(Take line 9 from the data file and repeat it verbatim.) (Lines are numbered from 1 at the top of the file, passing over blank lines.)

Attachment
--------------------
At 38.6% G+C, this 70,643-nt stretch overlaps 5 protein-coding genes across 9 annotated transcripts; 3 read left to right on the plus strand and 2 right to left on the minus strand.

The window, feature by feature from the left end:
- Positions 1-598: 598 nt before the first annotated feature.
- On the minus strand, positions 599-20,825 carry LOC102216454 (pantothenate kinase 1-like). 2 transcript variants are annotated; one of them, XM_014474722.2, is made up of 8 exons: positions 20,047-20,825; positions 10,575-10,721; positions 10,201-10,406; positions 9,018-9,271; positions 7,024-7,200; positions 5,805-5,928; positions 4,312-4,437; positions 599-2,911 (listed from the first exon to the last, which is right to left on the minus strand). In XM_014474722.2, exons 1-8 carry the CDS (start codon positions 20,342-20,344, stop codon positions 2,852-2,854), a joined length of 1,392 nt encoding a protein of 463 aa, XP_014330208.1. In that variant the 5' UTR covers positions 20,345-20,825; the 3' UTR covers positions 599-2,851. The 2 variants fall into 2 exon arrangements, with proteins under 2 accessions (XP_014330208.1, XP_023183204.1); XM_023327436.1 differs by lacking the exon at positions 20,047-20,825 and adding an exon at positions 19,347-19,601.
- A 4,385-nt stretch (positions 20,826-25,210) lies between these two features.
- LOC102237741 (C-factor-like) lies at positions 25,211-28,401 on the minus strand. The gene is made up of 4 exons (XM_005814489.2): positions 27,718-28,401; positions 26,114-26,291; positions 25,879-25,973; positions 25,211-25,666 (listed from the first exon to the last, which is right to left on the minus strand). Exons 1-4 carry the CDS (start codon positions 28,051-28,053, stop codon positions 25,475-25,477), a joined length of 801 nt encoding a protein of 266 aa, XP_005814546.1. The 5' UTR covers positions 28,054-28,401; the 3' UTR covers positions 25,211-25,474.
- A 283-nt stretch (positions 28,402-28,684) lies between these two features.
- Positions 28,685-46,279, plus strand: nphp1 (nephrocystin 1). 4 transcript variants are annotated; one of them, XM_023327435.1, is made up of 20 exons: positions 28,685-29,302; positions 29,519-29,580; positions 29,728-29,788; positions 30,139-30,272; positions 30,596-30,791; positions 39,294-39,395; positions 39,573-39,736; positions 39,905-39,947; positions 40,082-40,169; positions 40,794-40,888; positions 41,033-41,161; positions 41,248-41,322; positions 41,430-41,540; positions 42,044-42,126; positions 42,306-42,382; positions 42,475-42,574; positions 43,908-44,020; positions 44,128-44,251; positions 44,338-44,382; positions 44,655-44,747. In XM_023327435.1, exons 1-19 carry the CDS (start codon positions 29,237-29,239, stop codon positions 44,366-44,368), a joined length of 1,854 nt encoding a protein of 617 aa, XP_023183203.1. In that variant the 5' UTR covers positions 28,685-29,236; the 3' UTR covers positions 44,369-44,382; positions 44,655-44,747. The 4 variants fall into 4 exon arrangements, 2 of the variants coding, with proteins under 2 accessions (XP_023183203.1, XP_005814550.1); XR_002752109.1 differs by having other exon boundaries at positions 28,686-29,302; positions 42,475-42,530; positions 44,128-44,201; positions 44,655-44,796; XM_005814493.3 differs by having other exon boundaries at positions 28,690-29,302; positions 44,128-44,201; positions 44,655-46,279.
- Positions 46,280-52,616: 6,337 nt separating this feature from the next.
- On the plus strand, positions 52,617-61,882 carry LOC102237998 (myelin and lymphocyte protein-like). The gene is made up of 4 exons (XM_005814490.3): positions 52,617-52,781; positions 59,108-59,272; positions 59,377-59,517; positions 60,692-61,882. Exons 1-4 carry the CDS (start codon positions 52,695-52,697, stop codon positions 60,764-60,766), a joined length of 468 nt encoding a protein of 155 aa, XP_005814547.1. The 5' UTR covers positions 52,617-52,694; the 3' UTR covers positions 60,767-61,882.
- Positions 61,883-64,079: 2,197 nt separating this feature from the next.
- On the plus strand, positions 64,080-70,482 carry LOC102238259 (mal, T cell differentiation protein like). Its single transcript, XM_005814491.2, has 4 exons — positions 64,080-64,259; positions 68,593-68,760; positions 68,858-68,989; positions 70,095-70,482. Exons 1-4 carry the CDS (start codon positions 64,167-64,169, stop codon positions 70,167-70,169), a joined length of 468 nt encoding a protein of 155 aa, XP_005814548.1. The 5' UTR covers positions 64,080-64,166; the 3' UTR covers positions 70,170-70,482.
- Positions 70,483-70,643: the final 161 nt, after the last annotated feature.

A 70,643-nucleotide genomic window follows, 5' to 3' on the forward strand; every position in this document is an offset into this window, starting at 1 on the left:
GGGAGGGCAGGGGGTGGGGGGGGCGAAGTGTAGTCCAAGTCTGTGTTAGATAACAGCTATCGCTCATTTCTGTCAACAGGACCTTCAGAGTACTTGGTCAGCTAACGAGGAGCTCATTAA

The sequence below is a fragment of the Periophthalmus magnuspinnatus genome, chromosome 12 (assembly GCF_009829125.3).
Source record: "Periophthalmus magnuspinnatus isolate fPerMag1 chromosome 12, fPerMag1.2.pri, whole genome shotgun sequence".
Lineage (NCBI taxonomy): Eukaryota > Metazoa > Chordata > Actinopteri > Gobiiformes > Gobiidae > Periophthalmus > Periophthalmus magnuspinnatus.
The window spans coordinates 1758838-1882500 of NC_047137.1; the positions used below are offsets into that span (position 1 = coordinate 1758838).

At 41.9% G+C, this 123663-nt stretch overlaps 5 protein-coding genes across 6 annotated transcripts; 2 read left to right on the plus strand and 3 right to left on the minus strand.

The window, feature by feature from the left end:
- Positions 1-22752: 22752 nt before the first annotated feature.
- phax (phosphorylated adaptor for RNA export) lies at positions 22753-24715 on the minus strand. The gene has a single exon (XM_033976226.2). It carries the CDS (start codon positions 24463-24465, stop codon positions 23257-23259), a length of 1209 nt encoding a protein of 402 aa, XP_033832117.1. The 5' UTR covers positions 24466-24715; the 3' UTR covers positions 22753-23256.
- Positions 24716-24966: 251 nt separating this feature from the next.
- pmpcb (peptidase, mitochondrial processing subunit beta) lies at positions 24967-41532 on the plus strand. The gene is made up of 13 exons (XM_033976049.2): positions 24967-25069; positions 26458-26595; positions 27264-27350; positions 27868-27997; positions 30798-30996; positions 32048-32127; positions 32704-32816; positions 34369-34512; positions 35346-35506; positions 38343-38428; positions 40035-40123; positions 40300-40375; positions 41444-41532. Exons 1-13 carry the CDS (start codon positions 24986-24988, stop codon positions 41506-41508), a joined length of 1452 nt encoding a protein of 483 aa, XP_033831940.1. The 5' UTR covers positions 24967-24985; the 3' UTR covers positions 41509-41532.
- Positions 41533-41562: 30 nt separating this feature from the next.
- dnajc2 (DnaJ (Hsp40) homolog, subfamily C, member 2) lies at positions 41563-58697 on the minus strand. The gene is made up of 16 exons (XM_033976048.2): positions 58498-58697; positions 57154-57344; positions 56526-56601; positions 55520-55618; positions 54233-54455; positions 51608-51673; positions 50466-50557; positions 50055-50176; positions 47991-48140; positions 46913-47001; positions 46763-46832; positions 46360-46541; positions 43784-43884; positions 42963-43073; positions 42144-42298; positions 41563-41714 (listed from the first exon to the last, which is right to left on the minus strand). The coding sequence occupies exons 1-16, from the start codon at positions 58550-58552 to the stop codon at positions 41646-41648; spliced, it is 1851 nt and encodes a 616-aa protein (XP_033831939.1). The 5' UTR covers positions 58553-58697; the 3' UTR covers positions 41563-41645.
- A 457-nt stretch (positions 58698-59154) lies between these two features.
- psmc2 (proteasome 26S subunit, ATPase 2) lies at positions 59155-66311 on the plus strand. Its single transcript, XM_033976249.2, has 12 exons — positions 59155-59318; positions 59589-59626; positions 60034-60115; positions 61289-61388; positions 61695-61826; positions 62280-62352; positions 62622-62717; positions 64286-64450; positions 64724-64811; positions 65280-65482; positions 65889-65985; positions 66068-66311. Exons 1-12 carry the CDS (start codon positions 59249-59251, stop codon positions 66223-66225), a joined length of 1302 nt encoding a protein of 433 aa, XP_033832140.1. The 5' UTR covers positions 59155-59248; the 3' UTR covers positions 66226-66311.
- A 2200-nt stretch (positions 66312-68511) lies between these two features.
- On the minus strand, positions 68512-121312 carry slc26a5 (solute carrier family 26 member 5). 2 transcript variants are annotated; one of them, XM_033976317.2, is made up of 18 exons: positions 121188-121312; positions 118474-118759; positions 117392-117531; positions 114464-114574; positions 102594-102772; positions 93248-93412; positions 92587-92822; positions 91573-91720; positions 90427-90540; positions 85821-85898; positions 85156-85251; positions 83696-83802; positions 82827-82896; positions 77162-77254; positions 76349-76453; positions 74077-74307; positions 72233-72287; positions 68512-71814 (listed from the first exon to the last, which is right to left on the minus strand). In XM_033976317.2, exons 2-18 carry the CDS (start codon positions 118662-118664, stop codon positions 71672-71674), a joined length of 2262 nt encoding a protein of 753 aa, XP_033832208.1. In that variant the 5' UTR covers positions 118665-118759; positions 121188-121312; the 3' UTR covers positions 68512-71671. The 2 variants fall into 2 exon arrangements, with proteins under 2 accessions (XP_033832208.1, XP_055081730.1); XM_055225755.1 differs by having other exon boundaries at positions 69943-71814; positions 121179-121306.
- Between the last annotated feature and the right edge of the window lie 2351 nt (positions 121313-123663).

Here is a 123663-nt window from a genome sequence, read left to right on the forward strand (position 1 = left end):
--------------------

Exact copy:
- Positions 46,280-52,616: 6,337 nt separating this feature from the next.